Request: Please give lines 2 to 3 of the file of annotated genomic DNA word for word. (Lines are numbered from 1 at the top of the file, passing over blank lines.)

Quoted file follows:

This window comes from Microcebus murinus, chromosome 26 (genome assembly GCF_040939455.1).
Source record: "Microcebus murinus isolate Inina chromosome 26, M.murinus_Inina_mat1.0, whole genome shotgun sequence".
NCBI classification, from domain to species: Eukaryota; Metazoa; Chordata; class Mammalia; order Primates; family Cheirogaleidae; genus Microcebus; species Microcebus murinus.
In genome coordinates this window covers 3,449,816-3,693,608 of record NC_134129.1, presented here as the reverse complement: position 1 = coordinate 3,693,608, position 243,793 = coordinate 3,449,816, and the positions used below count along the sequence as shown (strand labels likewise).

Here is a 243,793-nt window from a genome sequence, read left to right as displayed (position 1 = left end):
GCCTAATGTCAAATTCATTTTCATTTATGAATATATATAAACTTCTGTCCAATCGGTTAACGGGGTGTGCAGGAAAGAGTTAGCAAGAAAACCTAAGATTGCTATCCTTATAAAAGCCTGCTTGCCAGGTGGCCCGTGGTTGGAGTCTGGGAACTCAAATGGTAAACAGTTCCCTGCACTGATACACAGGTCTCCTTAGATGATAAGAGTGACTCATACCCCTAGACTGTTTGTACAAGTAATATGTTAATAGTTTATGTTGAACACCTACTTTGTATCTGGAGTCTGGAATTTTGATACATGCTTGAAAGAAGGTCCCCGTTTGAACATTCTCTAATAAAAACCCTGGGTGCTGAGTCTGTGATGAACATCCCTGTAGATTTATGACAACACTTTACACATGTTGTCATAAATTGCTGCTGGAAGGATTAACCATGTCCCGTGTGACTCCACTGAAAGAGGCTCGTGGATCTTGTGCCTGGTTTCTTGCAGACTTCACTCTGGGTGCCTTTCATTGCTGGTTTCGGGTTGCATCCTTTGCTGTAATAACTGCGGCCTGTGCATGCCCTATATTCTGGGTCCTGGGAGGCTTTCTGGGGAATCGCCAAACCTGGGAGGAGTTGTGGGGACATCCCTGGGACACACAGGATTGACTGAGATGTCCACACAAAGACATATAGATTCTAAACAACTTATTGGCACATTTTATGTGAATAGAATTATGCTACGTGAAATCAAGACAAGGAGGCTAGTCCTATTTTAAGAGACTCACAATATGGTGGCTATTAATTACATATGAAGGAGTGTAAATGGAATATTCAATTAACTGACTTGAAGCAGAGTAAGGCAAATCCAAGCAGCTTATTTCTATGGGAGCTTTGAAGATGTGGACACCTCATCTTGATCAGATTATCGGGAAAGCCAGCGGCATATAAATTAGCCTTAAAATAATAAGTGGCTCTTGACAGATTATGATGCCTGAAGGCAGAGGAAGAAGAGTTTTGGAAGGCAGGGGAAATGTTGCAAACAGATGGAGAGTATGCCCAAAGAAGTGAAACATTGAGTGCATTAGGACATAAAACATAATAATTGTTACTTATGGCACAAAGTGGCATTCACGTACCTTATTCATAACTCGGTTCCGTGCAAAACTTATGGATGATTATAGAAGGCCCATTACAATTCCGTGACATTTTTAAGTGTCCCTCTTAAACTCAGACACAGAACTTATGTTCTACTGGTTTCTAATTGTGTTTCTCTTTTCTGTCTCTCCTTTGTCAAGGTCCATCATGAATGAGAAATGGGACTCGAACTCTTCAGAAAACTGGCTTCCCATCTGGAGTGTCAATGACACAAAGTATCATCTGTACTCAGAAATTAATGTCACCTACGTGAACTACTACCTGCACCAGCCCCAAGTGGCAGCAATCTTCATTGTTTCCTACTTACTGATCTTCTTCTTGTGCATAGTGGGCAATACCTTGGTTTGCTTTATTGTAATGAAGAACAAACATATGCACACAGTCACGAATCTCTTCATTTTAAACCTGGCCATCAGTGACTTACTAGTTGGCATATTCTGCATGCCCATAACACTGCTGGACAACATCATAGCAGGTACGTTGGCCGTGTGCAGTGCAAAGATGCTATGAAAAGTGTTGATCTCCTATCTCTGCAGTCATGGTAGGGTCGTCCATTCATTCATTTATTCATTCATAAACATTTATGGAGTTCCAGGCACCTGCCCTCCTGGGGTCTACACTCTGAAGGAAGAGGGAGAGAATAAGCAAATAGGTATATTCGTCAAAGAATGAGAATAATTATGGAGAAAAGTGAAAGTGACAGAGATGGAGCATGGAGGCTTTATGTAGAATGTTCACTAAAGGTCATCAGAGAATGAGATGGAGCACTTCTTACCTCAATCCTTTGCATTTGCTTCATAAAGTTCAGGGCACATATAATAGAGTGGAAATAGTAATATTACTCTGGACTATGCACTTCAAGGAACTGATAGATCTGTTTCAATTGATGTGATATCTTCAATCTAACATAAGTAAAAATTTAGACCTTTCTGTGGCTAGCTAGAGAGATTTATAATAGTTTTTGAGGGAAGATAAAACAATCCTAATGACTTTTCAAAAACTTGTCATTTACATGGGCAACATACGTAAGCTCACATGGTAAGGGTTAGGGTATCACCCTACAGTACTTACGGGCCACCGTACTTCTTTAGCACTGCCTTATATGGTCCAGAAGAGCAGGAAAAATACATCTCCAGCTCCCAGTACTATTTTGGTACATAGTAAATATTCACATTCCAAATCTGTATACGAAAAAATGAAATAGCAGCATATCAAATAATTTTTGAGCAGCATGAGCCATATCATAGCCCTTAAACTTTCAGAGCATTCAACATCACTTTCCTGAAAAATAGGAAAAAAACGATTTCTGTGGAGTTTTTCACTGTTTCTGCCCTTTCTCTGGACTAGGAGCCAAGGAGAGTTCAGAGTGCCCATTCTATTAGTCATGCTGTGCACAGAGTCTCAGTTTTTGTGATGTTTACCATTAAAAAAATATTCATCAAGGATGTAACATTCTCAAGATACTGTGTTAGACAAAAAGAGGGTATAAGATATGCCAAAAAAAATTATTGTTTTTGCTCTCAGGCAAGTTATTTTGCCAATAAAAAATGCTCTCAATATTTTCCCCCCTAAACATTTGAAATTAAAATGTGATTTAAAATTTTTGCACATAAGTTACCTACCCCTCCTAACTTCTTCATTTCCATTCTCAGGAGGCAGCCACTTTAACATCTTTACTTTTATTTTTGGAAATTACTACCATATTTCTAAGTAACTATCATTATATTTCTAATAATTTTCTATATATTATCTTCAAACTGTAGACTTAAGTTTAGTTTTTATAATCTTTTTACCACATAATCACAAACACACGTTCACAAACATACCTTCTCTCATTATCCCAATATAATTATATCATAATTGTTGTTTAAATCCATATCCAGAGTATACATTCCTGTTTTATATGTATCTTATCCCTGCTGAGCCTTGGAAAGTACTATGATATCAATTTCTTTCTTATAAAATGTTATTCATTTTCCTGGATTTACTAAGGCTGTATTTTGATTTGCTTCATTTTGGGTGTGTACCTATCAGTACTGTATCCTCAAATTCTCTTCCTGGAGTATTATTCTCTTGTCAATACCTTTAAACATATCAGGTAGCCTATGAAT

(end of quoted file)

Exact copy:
Source record: "Microcebus murinus isolate Inina chromosome 26, M.murinus_Inina_mat1.0, whole genome shotgun sequence".
NCBI classification, from domain to species: Eukaryota; Metazoa; Chordata; class Mammalia; order Primates; family Cheirogaleidae; genus Microcebus; species Microcebus murinus.